Death and The Button Moulder
Thinking about The Seventh Seal, I have been thinking about how Death is portrayed. We spoke a little bit last week about the fact that Death is not Satan, not evil. He has no malice for the knight, even though he is persistent and cunning (and does seem to care whether or not the knight cares about his own mortality). He has no secrets, no knowledge.
This figure reminded me of a similar figure in a different work: The Button Moulder in Ibsen’s Peer Gynt, a five-act play drawing a little bit from Norwegian folk tales to make his own sort of anti-coming-of-age story. Given that Bergman was himself Scandinavian, and worked extensively in the theater, I suspected that he at least had familiarity with this play–which has been especially seductive for directors with epic or grandiose visions to undertake (for example, Robert Wilson in 2006). Some brief, very cursory research (read: Wikipedia) led me to discover that Bergman not only staged the play twice, he staged it the first time in 1957, when The Seventh Seal was made. I wonder too what brought him back to direct the same play over thirty years later, in 1991. Perhaps the play meant something else to him entirely by that time…
The Button Moulder is, like Death, a figure who rather impersonally comes to the protagonist to announce his imminent death. The Button Moulder, however, paints a very vivid portrait of what this death will look like, and gives Peer good reason (in my opinion) to flee him:
Button Moulder: I’m a moulder of buttons. You must go in my ladle.
Peer: What becomes of me there?
Button Moulder: You’ll be melted down.
Button Moulder: You see? It’s all empty and clean.
Your grave is dug and your coffin ordered,
and worms shall feast in your skeleton.
And I have orders from the Master
to fetch your soul without delay. (197)
When Peer protests, they continue to discuss the way he’s lived his life. The reason he must be melted down, the Button Moulder says, is because he’s been neither exceptionally villainous or virtuous, but rather “half and half” (198). The Moulder’s Master (which is all he’ll refer to him as) wants to melt him down for the raw material, which will be good enough to make someone new:
“…my Master, you know, his a thrifty man
-which explains why he’s also a wealthy one.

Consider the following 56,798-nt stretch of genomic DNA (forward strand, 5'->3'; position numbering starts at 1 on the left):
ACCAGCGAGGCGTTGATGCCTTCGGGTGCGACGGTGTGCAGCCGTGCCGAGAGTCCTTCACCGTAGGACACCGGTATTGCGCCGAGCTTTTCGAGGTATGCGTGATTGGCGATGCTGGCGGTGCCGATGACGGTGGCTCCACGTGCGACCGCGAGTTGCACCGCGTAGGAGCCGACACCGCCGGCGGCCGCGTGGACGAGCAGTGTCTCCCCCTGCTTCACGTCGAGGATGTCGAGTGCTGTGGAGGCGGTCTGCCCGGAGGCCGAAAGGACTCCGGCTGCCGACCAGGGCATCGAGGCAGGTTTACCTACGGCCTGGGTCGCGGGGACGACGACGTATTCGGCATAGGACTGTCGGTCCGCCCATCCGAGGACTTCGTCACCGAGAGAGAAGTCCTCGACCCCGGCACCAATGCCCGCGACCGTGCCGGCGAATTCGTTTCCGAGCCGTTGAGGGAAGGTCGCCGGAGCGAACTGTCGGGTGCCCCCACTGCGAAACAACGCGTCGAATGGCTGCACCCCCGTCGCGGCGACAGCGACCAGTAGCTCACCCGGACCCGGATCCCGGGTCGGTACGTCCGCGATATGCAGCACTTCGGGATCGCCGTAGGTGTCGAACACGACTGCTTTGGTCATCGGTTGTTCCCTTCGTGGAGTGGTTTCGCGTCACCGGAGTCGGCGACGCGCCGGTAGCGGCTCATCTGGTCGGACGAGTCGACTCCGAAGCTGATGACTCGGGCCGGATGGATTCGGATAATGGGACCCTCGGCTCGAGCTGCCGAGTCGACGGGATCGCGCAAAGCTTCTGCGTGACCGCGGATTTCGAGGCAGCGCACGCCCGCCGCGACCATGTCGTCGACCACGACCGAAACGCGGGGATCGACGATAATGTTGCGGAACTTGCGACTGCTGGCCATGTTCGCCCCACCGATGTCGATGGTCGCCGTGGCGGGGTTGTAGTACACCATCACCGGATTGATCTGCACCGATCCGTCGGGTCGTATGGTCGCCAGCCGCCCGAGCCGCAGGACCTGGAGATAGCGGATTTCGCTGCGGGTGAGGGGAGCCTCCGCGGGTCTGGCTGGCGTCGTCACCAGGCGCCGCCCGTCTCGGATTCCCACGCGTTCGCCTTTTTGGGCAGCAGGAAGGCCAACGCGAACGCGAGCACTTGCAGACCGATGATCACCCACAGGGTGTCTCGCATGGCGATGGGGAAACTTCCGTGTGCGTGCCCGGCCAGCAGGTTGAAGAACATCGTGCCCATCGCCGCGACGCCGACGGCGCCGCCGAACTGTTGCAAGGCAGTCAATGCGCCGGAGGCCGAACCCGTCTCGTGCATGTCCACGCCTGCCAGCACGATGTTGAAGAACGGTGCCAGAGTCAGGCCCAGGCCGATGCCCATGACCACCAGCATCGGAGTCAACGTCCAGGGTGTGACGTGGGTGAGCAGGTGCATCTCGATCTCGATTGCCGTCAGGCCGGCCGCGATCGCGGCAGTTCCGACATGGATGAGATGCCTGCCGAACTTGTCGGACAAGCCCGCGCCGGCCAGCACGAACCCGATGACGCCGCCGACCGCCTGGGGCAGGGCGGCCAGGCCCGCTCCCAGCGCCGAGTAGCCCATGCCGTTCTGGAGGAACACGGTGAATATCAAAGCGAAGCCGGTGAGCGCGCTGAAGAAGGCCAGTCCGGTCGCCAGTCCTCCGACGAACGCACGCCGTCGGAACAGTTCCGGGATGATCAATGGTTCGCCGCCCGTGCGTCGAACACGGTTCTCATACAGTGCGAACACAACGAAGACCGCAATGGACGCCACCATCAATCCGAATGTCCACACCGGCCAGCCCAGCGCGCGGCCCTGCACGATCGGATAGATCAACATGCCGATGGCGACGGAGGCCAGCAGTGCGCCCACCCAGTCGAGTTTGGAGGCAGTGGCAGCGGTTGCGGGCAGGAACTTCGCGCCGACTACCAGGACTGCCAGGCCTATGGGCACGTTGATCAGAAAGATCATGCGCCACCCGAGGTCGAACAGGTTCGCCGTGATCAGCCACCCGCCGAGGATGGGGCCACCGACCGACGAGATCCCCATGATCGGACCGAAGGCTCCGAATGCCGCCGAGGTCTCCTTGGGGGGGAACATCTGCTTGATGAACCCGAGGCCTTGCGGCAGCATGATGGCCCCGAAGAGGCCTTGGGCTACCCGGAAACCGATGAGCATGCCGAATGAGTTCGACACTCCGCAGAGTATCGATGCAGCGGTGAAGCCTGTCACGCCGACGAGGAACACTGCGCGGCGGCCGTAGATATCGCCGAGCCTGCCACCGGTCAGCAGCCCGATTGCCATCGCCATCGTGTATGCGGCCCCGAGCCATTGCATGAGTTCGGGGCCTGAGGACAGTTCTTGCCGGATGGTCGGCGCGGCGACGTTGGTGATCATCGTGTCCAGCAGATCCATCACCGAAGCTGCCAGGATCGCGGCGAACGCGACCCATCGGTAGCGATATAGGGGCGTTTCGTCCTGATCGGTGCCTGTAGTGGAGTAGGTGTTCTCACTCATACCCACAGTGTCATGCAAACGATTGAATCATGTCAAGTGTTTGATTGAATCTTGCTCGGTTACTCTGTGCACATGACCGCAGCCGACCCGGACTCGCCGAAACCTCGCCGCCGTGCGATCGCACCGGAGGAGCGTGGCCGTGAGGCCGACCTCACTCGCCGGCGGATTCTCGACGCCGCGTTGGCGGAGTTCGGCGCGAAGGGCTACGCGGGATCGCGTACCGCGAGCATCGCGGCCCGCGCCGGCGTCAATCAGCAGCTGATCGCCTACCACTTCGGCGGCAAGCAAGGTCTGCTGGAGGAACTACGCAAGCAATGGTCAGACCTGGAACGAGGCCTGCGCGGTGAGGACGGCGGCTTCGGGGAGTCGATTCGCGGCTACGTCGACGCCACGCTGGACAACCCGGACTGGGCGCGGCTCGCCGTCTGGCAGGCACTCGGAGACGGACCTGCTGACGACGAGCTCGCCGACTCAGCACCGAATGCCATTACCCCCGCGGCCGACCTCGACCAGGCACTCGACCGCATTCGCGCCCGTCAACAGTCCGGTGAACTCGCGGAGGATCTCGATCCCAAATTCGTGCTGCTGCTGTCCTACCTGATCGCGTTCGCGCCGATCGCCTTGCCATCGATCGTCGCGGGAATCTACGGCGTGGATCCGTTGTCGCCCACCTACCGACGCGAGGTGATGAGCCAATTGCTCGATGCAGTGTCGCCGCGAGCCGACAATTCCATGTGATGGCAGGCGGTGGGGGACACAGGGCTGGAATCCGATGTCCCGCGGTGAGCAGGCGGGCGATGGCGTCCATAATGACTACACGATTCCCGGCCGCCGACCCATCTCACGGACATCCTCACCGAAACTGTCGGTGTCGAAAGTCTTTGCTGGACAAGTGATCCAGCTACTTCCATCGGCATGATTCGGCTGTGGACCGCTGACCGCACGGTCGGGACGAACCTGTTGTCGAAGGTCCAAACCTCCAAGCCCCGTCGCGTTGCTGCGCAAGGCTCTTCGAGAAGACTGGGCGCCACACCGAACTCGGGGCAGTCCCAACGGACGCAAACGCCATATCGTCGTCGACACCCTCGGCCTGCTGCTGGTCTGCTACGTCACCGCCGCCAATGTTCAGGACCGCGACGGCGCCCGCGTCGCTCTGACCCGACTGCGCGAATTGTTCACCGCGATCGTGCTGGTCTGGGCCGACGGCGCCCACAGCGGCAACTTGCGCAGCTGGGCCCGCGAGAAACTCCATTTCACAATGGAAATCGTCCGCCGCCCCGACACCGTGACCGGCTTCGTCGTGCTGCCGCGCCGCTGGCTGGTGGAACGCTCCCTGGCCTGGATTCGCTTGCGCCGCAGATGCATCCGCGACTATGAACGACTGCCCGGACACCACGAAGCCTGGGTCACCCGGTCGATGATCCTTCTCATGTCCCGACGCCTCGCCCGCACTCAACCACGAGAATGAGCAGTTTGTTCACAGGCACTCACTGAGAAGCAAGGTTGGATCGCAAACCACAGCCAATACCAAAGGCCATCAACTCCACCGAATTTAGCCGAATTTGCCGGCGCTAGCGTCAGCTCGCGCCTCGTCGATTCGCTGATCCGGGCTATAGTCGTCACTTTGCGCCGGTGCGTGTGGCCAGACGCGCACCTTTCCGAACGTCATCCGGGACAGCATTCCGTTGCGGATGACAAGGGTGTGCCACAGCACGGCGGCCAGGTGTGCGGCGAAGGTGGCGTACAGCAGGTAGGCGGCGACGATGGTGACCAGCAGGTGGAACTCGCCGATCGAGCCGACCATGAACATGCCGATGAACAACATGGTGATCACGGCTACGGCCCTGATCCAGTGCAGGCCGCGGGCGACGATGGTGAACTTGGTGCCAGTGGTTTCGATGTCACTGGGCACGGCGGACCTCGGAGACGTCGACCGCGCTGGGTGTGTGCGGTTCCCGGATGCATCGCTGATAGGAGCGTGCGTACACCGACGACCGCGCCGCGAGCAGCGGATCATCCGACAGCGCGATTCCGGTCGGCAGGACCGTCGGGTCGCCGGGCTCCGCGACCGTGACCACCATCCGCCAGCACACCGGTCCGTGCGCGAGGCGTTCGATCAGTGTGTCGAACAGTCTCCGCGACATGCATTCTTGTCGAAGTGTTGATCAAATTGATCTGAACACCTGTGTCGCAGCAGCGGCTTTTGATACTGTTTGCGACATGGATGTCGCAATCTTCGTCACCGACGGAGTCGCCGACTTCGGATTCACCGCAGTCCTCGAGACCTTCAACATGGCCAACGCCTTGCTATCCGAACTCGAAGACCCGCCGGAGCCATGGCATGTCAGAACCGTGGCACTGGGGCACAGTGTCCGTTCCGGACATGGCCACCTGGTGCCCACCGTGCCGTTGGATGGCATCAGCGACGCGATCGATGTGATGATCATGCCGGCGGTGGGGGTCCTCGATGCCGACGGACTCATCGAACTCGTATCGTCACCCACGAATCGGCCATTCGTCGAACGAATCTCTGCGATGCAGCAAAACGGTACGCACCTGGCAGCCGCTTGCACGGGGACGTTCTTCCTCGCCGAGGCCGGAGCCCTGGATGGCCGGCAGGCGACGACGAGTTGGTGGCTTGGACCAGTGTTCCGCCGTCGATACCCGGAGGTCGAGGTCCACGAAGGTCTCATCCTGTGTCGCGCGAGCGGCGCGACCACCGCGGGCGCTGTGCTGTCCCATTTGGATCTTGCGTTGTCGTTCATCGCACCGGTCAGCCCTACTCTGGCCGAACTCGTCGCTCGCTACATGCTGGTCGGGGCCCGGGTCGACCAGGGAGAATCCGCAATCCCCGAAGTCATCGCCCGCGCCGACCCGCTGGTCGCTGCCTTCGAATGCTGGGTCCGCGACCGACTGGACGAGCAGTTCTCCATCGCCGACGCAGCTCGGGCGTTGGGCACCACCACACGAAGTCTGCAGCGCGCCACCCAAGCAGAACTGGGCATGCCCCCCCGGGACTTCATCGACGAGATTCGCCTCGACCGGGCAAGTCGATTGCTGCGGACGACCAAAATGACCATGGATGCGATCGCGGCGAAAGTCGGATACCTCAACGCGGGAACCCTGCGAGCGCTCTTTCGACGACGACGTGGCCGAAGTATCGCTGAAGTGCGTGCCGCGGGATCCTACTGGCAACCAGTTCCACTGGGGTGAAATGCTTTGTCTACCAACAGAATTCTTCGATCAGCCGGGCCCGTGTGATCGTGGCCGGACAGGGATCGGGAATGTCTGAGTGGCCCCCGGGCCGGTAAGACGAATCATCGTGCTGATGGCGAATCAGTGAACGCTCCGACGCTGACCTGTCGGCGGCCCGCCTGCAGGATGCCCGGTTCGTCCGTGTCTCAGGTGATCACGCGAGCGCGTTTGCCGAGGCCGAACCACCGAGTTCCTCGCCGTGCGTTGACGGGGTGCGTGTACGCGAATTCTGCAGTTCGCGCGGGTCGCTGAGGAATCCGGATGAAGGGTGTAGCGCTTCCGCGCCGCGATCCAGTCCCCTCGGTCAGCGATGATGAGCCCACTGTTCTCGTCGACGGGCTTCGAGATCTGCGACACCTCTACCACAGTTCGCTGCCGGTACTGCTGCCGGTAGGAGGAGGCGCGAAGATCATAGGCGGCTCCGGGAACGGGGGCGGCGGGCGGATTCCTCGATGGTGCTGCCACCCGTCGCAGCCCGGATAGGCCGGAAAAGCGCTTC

He never throws out as completely hopeless
what might turn out useful as raw material.
Now you were designed as a shining button
on the coat of the world… but your loop was missing,
which is why you must go in the pile with the throw-outs…” (199)
The idea that Peer was somehow designed wrong, without a loop–a hook or a catch to tie him to something in the real world, is one way of describing his escapades all over the world, moving on from one non-commital lifestyle to the next over many years. But interestingly, he convinces the Moulder to go away for a day or so, to let him find a witness to prove that he has in fact lived a life where he’s been absolutely himself (202). The play ends happily, as he finds this witness in Solveig, the wife he’s left at home who willingly comes back to him and gives him refuge. This ending has variously been interpreted as naive and a sign of Ibsen’s immaturity (it was an early work of his), but sometimes as satire–that we’re supposed to suspect the saccharine tone of the final image, Solveig singing to him, in her arms. This not only correlates to our discussion of the film’s final moments, it also seems to correspond with Kierkegaard, especially his work Either/Or (Ibsen was famously silent on the subject of influences, but it does seem likely he read at least some Kierkegaard). In this text, two characters each represent one side of a debate he stages: the Aesthetic vs. the Ethical. The Aesthetic is the person who has perhaps arguably always been “himself,” but who has also failed to commit to anything–a wife, children, etc. The Ethical is the one who has done these things, and found genuine satisfaction (it would seem) in this embrace of responsibility alongside love.
It’s interesting to think about the differences between Antonius Bloch and Peer–the film doesn’t seem to portray Bloch as flighty in the way Peer does: perhaps this is partially due to the setting; amidst so much war and death, everyone is fleeing for their lives. But is there any room to see Bloch as a uniquely non-committal character, or is he meant to function more as an Everyman?